Students whose physical problems are so severe that they interfere with or completely inhibit communication can frequently take advantage of technological advances that allow the individual to make his or her needs and wants known, perhaps for the first time.

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Additional Reading

Adams, J. W. (1988). You and Your Hearing-Impaired Child: A Self-Instructional Guide for Parents. Washington, DC: Gallaudet University Press.

Freeman, R. D., Carbin, C. F., & Boese, R. J. (1981). Can't Your Child Hear? A Guide for Those Who Care about Deaf Children. Baltimore: University Park Press.

Grant, J. (1987). The Hearing Impaired: Birth to Six. Boston: Little, Brown.

Hixon, T. J., Shribers, L. D., & Saxman, J. H. (Eds.). (1980). Introduction to Communication Disorders. Englewood Cliffs, NJ: Prentice-Hall.

King, R. R. & Sommers, R. K. (1986). Talking Tots: Normal and Impaired Communication Development of Preschool Children. Danville, IL: Interstate Printers and Publishers.

Luterman, D. (1987). Deafness in the Family. Boston: Little, Brown.

Miller, A. L. (1980). Hearing Loss, Hearing Aids, and Your Child. Springfield, IL: Charles C Thomas.

Moores, D. F. (1987). Educating the Deaf: Psychology, Principles, and Practices (3rd ed.). Boston: Houghton Mifflin.

National Information Center on Deafness, & National Association of the Deaf. (1987). Deafness: A Fact Sheet. Washington, DC: Author.

Ogden, P., & Lipsett, A. (1982). The Silent Garden: Understanding the Hearing Impaired Child. New York: St. Martin's.

Oyer, H. J., Crowe, B., & Haas, W. H. (1987). Speech, Language, and Hearing Disorders: A Guide for the Teacher. Boston: Little, Brown.

Schwartz, S. (Ed.). (1987). Choices in Deafness: A Parent's Guide. Rockville, MD: Woodbine House.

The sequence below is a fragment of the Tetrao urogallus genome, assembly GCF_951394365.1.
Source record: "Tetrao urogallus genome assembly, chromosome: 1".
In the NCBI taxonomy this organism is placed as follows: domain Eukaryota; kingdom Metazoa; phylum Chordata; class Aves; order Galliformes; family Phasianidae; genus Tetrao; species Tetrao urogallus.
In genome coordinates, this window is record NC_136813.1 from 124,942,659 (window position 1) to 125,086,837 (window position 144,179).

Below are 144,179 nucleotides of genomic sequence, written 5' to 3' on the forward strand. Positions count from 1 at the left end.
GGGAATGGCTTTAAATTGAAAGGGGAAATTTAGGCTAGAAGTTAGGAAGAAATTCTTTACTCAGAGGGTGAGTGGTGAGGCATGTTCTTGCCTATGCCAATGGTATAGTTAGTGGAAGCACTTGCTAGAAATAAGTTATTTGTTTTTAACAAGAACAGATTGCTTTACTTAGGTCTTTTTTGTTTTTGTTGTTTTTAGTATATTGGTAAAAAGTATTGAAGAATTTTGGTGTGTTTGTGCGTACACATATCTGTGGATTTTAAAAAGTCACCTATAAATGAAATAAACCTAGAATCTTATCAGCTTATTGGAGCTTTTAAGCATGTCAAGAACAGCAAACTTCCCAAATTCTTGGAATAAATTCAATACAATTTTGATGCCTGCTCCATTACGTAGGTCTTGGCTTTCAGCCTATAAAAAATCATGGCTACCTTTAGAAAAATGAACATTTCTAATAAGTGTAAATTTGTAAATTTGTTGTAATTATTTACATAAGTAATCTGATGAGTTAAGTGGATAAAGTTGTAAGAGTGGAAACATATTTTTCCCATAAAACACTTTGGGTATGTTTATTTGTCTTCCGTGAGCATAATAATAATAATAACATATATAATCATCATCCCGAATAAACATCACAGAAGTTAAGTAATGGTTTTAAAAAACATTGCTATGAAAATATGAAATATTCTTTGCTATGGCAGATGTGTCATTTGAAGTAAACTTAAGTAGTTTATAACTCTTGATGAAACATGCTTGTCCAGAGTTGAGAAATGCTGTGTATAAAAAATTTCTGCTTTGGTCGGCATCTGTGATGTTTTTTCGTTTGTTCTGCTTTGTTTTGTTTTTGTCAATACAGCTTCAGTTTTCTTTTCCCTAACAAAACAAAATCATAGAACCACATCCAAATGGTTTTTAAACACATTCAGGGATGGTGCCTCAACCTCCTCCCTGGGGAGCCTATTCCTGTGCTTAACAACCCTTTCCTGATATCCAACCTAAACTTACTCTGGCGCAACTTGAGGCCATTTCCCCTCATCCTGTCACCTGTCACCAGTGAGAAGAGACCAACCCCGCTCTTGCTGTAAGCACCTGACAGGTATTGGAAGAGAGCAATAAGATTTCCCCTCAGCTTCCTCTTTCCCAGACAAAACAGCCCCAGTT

Van Hattum, R. J. (Ed.). (1980). Communication Disorders. AN Introduction. New York: Macmillan.


Resources

American Speech/Language and Hearing Association
10801 Rockville Pike, Rockville, MD 20852
301/897-5700, 800/638-8255

National Association of the Deaf
814 Thayer Avenue, Silver Spring, MD 20910
301/587-1788

National Information Center on Deafness
Gallaudet University, Washington, DC 20002
202/651-5051

Alexander Graham Bell Association for the Deaf, Inc.
3417 Volta Place, NW, Washington, DC 20007
202/337-5220

Division for Children with Communication Disorders
The Council for Exceptional Children
1920 Association Drive, Reston, VA 22091

TRACE Research and Development Center
314 Waisman Center
1500 Highland Avenue, Madison, WI 53706

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Credits

ED321504 90
Children with Communication Disorders.
ERIC EC Digest #E470 (Revised #419).
Council for Exceptional Children, Reston, Va.; ERIC Clearinghouse on Handicapped and Gifted Children, Reston, Va.

THIS DIGEST WAS CREATED BY ERIC, THE EDUCATIONAL RESOURCES INFORMATION CENTER. FOR MORE INFORMATION ABOUT ERIC, CONTACT ACCESS ERIC 1-800-LET-ERIC

This publication was prepared with funding from the U.S. Department of Education, Office of Educational Research and Improvement, under contract no. RI88062007. The opinions expressed in this report do not necessarily reflect the positions or policies of OERI or the Department of Education.